Case Study #9: The key role of academia in supporting the mainstreaming of migration into local development planning
This case study forms part of a series of case studies on good practices, lessons learnt and recommendations extracted from the projects supported by the UN Joint Migration and Development Initiative (JMDI) to enhance migration management for local development. The experience of the JMDI shows that the most effective initiatives are anchored with local or regional authorities and carried out in a multi-stakeholder and participatory approach, including migrants and migrants’ associations or diaspora. This is increasingly important given global trends of increasing decentralization and urbanization with urban areas being the destination of choice for most migrants and displaced persons. Thus the series aims to provide local actors with tools and ideas to take on this role as many can lack the means, human and financial resources, know-how or necessary support to tap into the local development potential of migration.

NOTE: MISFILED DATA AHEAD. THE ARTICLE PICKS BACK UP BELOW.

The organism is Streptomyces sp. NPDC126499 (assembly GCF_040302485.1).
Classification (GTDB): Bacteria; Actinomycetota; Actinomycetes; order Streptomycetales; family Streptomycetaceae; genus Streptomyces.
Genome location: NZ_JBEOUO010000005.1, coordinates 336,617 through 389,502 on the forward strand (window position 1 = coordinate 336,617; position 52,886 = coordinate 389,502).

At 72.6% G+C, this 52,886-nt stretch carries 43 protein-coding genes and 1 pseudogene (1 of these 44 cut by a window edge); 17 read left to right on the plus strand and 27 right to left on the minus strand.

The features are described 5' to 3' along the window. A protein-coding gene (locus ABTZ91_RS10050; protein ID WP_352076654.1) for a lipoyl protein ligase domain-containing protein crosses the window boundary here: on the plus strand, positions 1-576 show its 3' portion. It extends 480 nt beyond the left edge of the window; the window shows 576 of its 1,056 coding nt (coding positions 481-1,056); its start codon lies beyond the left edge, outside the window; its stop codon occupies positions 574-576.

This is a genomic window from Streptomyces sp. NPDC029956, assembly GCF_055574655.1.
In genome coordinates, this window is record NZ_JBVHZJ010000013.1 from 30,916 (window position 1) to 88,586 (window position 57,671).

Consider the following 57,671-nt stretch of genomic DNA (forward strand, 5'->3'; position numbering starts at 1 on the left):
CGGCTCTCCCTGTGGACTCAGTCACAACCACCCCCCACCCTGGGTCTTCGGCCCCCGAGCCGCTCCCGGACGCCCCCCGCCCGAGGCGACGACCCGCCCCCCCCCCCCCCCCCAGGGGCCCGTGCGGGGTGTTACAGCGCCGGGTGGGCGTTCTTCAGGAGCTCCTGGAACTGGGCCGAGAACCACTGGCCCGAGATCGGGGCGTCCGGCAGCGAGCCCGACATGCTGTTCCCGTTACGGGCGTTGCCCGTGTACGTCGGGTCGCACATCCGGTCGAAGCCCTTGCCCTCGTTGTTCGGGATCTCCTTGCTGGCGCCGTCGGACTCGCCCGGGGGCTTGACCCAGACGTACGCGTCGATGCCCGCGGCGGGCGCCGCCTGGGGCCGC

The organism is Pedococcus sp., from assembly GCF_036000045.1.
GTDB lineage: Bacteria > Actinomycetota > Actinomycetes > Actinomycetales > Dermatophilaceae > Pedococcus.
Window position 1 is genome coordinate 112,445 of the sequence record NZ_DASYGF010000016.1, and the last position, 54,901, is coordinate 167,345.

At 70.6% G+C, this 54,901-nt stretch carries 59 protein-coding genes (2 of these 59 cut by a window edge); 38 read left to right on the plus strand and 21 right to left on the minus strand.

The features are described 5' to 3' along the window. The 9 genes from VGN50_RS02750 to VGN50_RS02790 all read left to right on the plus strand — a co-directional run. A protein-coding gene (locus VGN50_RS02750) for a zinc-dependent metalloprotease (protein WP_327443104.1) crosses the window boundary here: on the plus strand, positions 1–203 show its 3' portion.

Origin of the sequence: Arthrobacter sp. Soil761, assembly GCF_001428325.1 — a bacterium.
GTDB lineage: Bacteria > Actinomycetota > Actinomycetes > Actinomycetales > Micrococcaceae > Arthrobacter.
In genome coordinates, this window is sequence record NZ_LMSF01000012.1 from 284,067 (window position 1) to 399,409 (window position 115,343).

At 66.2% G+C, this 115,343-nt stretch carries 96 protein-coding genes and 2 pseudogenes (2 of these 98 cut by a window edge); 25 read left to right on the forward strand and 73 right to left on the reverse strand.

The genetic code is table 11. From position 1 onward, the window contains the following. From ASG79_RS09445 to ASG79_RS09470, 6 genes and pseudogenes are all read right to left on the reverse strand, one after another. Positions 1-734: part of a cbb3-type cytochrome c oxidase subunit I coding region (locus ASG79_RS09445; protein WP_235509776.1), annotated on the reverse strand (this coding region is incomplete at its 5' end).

This case study looks at how schools, education centres and universities can support local and regional authorities integrate migration into the education and research sector as part of a broader process of mainstreaming migration into local development planning. This is particularly crucial in areas where ‘culture’ of emigration has become the norm and planning to work or live overseas starts at an early age. Mainstreaming migration and local development issues into school programmes and academic activities can enhance understanding and awareness of both the negative and positive aspects of migration and better prepare prospective migrants in order to enhance the development potential of their chosen migratory paths. Finally, this can also enhance the awareness and capacities of academia on the importance of research in this area that will feed into enhanced local and national policy making in migration and development in general. While local governments are key actors in managing migration for development at the local level given that they are the direct providers of services related to the needs of migrants and prospective migrants, establishing a multi-stakeholder partnership with other strategic actors mobilizes more capacities, resources, expertise and knowledge. This case study highlights the strategic role that the academia can play in this regard.